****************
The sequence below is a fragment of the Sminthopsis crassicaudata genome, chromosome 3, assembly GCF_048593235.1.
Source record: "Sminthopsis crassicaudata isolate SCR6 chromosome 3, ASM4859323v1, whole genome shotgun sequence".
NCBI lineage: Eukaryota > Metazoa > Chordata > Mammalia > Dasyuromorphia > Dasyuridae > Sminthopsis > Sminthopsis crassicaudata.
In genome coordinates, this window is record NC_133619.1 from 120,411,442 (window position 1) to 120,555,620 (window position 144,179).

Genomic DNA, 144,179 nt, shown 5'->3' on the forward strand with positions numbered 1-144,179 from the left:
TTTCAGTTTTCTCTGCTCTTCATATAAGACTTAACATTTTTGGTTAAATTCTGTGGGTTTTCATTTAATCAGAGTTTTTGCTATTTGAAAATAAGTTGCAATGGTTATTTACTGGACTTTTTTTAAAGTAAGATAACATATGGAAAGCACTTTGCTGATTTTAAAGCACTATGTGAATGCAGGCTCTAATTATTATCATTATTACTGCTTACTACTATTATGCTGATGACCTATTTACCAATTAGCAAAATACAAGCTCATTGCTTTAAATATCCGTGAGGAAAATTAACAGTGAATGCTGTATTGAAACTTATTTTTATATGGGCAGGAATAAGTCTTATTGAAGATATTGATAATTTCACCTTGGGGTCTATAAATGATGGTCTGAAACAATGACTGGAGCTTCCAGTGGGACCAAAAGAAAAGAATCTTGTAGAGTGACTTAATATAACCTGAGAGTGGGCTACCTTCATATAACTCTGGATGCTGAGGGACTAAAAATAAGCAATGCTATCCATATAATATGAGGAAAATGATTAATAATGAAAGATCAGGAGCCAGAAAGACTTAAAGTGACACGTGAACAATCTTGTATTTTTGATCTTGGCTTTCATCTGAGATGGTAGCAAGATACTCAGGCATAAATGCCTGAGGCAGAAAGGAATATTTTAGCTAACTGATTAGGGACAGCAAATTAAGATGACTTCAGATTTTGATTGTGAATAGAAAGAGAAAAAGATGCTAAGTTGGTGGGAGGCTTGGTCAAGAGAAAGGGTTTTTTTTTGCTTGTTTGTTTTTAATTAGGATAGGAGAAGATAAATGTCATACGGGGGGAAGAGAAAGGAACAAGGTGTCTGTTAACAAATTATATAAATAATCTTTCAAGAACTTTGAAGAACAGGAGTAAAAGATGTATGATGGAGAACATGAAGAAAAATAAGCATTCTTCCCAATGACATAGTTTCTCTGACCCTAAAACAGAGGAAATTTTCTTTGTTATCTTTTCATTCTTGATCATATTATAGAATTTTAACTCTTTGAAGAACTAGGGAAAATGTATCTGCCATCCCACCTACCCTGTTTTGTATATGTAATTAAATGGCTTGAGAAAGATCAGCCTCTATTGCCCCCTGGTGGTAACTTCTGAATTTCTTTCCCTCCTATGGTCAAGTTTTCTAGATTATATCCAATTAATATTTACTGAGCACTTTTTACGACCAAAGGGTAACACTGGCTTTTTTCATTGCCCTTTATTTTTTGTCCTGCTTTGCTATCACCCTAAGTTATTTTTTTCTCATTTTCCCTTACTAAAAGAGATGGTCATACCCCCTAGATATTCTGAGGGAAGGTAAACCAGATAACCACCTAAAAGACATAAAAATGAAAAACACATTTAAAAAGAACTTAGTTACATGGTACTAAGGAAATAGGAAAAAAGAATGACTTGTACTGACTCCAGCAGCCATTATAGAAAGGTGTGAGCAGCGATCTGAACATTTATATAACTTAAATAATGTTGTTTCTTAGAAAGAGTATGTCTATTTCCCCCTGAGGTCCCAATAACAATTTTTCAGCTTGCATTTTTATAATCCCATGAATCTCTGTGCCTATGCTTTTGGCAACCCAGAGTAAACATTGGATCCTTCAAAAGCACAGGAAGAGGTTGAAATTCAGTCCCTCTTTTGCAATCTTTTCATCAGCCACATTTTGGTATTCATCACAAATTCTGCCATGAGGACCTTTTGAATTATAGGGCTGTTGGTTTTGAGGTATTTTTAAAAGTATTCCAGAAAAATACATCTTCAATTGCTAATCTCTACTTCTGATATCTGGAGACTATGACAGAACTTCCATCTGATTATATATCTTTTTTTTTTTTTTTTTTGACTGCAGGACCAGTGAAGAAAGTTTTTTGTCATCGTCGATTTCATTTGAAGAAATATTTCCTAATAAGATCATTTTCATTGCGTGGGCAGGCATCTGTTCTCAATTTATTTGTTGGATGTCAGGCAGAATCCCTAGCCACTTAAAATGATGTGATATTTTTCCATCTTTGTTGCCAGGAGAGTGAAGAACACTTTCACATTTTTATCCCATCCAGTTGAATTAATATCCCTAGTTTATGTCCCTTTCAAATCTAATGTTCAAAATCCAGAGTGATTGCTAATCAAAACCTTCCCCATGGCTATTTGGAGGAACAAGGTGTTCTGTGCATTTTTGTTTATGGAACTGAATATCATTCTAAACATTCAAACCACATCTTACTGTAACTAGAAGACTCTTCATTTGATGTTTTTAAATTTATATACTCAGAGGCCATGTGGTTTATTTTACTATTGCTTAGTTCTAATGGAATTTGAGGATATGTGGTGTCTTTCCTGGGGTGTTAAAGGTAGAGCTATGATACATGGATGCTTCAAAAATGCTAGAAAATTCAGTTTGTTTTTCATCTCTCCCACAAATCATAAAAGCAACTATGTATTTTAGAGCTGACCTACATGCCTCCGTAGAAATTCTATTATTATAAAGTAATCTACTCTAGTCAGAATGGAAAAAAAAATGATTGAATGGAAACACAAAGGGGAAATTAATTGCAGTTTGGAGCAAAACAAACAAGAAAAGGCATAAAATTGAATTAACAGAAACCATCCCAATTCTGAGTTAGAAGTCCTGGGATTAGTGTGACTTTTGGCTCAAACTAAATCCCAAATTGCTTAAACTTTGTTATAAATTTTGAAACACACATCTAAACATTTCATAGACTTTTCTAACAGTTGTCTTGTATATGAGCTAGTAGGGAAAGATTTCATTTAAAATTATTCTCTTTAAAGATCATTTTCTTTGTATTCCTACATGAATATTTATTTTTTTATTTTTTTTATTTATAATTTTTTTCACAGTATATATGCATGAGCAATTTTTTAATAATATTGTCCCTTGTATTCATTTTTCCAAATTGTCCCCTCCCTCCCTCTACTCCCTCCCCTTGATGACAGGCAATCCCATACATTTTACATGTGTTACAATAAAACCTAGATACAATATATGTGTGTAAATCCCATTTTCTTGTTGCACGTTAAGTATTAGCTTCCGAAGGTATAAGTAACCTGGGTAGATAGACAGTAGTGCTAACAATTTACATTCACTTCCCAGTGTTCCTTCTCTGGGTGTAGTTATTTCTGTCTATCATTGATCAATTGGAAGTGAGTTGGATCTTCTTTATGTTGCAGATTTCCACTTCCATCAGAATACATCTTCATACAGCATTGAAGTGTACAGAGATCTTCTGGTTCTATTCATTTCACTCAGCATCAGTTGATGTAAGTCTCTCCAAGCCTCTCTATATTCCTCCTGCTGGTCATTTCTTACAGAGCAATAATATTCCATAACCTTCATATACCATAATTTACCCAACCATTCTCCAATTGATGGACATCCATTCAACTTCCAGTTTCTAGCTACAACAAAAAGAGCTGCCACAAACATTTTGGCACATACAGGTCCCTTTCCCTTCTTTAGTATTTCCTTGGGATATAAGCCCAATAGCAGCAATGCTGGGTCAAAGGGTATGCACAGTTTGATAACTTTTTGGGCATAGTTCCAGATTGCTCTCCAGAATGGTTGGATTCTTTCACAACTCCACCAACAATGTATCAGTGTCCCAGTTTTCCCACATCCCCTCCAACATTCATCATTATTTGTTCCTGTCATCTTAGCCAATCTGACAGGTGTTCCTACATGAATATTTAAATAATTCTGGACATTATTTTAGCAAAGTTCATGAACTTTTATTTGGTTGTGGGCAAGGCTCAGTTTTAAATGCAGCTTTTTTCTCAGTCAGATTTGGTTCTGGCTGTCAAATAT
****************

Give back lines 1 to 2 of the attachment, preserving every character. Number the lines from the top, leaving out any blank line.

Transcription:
The sequence below is a fragment of the Sminthopsis crassicaudata genome, chromosome 3, assembly GCF_048593235.1.
Source record: "Sminthopsis crassicaudata isolate SCR6 chromosome 3, ASM4859323v1, whole genome shotgun sequence".